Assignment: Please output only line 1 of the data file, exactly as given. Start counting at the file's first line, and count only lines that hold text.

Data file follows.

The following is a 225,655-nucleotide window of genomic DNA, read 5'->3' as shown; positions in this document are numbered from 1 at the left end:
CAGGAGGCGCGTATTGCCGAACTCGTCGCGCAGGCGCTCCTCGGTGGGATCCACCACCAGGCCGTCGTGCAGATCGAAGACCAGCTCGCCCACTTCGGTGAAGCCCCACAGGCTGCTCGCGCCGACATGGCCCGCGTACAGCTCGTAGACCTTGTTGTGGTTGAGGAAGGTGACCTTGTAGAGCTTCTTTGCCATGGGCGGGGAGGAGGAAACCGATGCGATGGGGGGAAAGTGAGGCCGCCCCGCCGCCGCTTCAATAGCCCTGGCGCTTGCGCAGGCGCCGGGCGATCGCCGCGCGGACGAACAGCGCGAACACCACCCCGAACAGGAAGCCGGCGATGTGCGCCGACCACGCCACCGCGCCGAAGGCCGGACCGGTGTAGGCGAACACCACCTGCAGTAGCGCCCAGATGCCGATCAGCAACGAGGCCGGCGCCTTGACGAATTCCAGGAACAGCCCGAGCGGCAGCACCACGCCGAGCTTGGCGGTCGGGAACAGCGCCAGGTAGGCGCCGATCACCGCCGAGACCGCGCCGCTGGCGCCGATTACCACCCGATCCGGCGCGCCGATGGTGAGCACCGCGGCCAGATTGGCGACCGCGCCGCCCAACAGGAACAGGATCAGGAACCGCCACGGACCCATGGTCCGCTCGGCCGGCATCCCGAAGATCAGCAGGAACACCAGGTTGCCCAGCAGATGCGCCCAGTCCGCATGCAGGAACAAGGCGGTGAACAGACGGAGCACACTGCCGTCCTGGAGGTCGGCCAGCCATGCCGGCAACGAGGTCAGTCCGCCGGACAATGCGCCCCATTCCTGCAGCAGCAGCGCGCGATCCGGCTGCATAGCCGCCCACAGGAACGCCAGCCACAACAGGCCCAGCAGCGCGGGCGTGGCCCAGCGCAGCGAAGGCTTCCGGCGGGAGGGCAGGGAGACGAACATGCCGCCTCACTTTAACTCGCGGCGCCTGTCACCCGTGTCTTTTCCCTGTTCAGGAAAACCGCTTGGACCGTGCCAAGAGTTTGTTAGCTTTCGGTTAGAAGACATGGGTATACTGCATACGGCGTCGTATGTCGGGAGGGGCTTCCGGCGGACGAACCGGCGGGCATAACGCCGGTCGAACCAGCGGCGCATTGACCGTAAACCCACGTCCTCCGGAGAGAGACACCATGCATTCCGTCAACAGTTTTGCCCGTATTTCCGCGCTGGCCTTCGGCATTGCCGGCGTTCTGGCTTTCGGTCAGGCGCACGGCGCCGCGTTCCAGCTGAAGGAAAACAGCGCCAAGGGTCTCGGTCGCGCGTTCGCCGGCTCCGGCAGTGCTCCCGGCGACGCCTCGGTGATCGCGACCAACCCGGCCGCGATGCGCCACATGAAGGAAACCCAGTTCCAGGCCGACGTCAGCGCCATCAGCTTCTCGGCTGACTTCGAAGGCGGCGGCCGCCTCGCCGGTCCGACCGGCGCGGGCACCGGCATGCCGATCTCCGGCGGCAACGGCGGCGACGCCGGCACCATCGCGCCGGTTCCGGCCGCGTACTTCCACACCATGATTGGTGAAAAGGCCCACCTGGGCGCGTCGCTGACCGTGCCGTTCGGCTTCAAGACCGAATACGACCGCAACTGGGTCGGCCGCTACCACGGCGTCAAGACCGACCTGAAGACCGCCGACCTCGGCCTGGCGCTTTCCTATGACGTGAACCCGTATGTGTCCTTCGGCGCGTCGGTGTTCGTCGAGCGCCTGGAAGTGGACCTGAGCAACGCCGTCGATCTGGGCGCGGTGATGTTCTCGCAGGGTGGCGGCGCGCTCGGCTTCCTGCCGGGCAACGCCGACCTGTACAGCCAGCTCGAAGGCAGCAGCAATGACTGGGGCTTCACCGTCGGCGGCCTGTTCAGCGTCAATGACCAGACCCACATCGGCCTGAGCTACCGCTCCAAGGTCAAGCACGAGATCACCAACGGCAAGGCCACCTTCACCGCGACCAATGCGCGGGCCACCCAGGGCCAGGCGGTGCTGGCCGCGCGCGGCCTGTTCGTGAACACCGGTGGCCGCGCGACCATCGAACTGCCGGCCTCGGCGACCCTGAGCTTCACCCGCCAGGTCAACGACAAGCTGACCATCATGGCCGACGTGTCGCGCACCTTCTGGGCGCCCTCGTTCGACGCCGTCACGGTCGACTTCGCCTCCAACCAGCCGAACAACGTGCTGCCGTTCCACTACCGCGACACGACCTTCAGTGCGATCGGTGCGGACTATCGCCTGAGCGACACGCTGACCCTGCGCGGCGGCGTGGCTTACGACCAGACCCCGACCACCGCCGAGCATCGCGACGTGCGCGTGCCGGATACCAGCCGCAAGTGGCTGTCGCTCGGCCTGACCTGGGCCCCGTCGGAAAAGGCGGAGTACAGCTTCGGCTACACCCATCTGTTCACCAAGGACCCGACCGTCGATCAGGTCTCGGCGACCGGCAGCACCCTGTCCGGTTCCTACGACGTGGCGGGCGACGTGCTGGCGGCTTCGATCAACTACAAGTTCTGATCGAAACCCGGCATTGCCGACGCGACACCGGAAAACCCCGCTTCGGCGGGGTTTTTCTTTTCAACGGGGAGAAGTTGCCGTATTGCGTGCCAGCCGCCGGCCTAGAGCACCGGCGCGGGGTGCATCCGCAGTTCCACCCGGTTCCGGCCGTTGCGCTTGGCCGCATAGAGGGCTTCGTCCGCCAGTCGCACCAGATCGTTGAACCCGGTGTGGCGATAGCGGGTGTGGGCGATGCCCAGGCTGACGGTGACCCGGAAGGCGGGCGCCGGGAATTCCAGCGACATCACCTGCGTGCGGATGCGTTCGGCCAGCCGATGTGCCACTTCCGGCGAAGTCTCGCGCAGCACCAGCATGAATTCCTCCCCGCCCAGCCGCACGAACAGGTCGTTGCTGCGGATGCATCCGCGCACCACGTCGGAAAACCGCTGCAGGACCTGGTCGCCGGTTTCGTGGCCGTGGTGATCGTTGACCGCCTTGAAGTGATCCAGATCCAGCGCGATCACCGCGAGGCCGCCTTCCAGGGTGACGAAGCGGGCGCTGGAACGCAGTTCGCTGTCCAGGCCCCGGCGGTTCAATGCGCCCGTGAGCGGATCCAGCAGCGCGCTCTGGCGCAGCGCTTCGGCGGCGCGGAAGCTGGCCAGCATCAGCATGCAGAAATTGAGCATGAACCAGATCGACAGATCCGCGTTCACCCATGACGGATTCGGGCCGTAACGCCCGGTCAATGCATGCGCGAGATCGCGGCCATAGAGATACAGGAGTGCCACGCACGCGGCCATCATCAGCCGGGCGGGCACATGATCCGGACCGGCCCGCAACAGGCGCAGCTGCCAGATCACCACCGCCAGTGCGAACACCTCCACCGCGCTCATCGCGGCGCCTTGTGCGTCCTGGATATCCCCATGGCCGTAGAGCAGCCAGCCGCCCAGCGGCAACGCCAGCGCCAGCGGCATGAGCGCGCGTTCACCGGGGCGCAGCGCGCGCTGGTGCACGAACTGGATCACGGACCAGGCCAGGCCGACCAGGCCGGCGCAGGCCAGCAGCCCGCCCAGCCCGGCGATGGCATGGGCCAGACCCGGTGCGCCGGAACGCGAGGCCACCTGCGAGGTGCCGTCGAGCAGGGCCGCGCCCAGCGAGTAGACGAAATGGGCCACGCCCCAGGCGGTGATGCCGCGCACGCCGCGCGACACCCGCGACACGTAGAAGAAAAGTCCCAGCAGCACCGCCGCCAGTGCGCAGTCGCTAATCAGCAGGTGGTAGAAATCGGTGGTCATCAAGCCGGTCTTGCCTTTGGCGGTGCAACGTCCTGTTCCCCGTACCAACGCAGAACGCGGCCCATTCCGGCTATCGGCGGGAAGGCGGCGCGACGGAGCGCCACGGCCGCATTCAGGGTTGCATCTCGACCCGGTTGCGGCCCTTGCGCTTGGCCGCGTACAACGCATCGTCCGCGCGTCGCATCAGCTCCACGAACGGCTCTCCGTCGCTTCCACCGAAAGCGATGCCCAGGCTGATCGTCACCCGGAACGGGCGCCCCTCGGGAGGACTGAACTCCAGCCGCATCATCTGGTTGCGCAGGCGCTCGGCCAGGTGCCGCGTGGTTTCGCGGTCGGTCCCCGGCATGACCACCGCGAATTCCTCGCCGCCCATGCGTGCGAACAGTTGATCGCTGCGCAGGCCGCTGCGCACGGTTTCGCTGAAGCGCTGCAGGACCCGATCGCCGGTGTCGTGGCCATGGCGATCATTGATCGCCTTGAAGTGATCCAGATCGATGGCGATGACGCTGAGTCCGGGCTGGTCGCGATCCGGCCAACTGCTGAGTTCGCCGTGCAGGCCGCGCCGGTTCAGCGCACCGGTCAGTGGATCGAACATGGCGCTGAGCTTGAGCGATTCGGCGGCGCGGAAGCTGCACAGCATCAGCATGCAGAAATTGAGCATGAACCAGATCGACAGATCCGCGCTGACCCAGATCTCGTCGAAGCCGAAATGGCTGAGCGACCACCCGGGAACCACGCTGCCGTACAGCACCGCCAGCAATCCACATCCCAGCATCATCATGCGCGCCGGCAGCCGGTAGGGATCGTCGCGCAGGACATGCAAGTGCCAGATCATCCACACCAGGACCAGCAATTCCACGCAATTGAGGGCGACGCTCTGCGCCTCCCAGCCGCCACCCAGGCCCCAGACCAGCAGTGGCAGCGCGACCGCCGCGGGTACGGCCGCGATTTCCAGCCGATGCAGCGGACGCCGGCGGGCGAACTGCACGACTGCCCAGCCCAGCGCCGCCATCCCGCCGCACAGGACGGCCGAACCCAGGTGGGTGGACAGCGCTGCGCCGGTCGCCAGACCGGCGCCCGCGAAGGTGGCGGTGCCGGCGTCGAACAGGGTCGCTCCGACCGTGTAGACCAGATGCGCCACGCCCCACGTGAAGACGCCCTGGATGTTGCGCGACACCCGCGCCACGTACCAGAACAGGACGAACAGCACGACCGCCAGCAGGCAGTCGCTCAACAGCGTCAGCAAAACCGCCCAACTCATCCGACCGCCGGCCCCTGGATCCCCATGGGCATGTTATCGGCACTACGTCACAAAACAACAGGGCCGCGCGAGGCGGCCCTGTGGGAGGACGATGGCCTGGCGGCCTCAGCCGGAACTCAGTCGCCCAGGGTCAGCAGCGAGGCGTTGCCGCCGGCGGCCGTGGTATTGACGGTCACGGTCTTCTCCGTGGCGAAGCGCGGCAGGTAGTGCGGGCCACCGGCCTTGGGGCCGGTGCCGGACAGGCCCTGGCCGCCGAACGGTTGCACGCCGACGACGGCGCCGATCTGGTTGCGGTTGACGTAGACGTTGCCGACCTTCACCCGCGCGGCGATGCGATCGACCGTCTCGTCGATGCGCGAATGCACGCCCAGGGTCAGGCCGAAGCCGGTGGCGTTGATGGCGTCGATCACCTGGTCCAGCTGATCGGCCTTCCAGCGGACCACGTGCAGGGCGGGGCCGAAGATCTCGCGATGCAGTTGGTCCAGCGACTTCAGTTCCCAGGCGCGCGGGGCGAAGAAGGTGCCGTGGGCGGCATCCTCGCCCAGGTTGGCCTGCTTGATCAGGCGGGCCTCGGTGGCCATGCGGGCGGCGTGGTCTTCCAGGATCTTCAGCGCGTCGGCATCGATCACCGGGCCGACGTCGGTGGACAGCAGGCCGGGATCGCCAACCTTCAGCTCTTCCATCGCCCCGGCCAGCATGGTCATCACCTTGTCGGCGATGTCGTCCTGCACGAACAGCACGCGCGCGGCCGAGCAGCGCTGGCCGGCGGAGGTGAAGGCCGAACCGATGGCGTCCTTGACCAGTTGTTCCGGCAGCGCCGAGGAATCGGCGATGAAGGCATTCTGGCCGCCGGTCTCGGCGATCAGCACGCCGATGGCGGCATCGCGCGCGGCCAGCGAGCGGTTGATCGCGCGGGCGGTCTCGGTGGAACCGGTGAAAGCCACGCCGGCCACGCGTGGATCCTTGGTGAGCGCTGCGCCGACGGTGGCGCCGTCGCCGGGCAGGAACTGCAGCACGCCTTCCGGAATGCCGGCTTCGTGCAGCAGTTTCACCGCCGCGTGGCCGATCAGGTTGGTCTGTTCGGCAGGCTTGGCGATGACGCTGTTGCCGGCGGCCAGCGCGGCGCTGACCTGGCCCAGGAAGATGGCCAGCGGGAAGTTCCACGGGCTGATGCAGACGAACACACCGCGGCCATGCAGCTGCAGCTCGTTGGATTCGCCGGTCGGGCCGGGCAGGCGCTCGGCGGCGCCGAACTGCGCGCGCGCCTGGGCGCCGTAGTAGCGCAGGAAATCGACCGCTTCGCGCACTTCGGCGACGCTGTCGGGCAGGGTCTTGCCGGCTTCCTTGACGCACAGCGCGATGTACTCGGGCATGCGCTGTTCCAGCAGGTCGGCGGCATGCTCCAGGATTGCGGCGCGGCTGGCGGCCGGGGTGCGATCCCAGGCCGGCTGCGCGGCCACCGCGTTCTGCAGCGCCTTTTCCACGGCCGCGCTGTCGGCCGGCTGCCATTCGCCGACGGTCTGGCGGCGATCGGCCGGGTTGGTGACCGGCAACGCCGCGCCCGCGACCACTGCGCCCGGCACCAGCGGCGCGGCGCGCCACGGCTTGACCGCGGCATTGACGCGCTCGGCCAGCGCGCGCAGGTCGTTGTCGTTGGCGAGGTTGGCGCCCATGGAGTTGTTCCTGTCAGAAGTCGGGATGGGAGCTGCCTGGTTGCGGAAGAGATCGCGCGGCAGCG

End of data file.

The following is a 225,655-nucleotide window of genomic DNA, read 5'->3' as shown; positions in this document are numbered from 1 at the left end: